mellicious: pink manicure (Xmas - Mr Darcy)
[personal profile] mellicious
I talked Rob into going out to eat with me tonight, and going to Half Price Books afterwards. I can't ever get him to go anywhere on work nights - I don't even try any more - but since he doesn't have to work tomorrow, I kidnapped him as soon as we got home and we went and ate Italian (just for fun, we went to a different Italian restaurant than the one we normally go to!) and then went book shopping. I completely forgot to buy anything for my father - that tells you how disconnected I've been from my normal Christmas preparations this year, 'cause normally I think of things like that a lot earlier in the process than December 23rd. I almost always buy my dad books, thus the trip to Half Price - they always have a good selection of the kind of thing he's interested in. Don't ask me the name of the book I bought - something about the days leading up to Pearl Harbor. My dad says himself that I have a good track record for picking books he'll like, so hopefully this one will work.

Jay Thomas is on Letterman right now, telling a story that I've heard before, I'm pretty sure. Maybe it's part of the Christmas tradition, along with throwing footballs. (Letterman seems to have a lot of Christmas traditions, after all these years. Wonder if Paul has done his Cher imitation yet.)

I mentioned something about nail polish and small children's gifts, or something to that effect, yesterday. I meant to talk about the highly important subject of my Christmas-green nail polish, I think, which I am now going to have to re-do, or at least touch up, because my nails have pink and purple paint stuck to them, from said small children's gifts. I had to go and buy something that needs painting. (I am still working on this. I'll try to remember to take a picture when I get done. I hope to god these gifts are not totally embarrassing in the end. Of course the kids in question, who are quite small, will probably think they're great no matter what.)

Another vaguely Letterman-related thing: I've just been looking up the cast of A Game of Thrones, because Amanda Peet was on and she mentioned that her husband is working on it. I'm particularly interested in this subject because I've been reading the books -  they're the main reason I've been tempted to sneak out the Kindle before the date I'm technically allowed to, i.e., Christmas Day. I've got the 3rd book of the series downloaded and ready to go as soon as I can use the darn thing without getting fussed at. (Obviously I've had it out already long enough to set it up and download some stuff. And I may have already cheated and tried it out a tiny bit, which is why I will at least get dark looks if Rob catches me reading on it again.) Anyway, it turns out that Amanda Peet's husband is a writer - this gentleman. (Actually they have him down as "creator" as well as writer - by which I assume, since he's not George R.R. Martin, that they mean that he developed the books for television.) Also, I had to look on Wikipedia to find this out, but it's not on 'til April. Darn, I was hoping for sooner.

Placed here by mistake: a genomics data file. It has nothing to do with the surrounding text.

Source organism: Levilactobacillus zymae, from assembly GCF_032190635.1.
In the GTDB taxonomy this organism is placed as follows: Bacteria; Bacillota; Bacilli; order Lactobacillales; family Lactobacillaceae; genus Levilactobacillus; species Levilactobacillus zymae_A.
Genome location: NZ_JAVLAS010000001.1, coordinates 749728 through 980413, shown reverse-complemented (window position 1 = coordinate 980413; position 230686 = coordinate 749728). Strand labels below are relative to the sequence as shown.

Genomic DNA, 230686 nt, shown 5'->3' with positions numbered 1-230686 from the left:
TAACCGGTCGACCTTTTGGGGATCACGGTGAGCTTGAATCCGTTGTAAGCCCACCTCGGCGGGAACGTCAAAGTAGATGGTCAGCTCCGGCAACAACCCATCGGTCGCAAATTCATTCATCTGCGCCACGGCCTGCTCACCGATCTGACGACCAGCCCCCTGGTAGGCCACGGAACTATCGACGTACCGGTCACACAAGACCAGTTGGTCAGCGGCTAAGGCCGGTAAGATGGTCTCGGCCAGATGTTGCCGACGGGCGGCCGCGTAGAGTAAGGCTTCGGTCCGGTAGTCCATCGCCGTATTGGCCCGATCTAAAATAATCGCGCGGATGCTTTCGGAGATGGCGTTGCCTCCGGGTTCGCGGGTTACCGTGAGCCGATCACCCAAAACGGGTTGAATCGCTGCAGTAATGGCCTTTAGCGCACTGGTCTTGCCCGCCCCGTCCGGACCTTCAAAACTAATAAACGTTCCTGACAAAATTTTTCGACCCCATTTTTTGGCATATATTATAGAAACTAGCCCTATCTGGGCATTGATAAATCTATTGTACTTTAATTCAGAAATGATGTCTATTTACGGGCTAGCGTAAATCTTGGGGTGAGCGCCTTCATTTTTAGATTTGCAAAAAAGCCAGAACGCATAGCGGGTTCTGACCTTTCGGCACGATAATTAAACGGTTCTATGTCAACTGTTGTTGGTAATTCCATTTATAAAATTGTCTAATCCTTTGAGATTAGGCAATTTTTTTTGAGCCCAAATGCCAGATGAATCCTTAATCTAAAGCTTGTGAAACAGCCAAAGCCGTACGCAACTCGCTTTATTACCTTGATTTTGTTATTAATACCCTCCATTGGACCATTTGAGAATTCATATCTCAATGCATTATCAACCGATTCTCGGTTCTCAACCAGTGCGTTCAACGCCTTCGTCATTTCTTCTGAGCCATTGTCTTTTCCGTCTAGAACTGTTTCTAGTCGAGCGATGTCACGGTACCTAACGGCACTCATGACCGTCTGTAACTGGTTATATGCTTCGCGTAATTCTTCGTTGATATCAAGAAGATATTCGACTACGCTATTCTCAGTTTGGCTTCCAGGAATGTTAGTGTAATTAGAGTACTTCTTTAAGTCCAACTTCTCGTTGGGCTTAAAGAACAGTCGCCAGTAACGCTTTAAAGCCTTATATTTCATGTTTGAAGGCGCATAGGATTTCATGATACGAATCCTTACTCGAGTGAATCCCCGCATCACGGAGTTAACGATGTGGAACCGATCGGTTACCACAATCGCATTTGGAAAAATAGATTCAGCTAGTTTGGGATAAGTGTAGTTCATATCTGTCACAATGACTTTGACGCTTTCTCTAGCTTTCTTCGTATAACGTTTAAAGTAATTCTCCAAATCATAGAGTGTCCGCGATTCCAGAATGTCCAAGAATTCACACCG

Added:
(SPOILER AHOY!)
Ooh! HBO has already aired an "Inside A Game of Thrones" thing - there's a link to it here. It seems awfully early to be airing such a thing, but man, if you haven't read these books, this is a huge epic sprawling thing and has a correspondingly huge cast, and this piece (which runs about 10 minutes) is essentially an introduction to the characters. I was trying to describe it to Rob, and I said, well, it's sort of a swords-and-sorcery thing, only without much sorcery, at least in this book, but with (eventually) dragons. (That's the spoiler, only it's hinted at from pretty early on, so I don't really consider it much of one. Your mileage of course may vary, which is why I put in a warning.) I guess the thing that feels different to me - which is also talked about in the preview - is that it has the feel more of a historical epic than the usual fantasy crap. It's obviously not history, because, y'know, dragons and all, and it doesn't take place in our world at all, even, but still, it the feel of it is somehow more realistic and grounded than the swords-and-sorcery genre generally is. Does that make sense?
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